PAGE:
Finding a tear
My mum outlived my dad by 25 years. She never remarried or dated anyone else. She lived with my brother the bachelor in Medicine Hat, Alberta and she never ever, ever went to a doctor. Never, ever, ever did I see my mother cry. Not at the births of her grand kids, not at my dad’s funeral, not at any misfortune. She never showed a sad emotion.
At age 90 she had an aneurysm that went to her foot. She thought she had twisted her ankle and of course didn’t go to the doctor. Gangrene set in and headed for her upper regions. She was rushed to hospital where I was given a call at Utah State University. I was taking my MFA at the time. I drove up to see her. The doctor visited us and said to my mum “Mrs. Clennell you are going to have your leg amputated, you are going to have to go on dialysis and you are going to have to live in assisted living. She looked at me with a slight smile and then the doctor and said flatly “No, no and no!” She died a few days later. Like her I didn’t cry. I went to the studio at USU early and worked late.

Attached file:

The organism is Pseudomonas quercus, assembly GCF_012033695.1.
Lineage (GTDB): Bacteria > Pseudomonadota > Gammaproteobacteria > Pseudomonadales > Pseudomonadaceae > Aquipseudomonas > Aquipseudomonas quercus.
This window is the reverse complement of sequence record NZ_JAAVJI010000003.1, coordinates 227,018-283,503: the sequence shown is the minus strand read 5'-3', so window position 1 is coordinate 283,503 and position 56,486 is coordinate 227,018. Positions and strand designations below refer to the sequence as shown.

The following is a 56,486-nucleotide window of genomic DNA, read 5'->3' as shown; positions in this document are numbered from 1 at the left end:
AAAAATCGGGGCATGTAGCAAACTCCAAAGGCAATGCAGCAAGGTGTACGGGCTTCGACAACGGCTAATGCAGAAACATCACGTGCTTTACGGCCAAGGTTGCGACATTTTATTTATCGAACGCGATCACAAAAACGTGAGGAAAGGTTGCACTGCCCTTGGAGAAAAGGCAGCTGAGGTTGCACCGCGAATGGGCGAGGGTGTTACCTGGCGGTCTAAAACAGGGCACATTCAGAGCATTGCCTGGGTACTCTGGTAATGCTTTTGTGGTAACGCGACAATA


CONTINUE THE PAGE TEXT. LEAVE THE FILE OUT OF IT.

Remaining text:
I have always wanted to plant a tree for her. I thought an Ironwood tree and then I saw this tree at Gerry the welder’s junk yard. Gerry is a tough sort but beneath that rough exterior beats a heart and a creative soul. The perfect tree for mum.
After much negotiation and head ache with Gerry the tree came home on Earth Day to The Cactus Lounge in Uncle Donny’s 1999 Chevy pick up. I didn't want to scratch the paint on the truck as he still has 57 more payments to make on it.
I have cried for many lesser things in my life but there were no tears on the day of my mum’s death.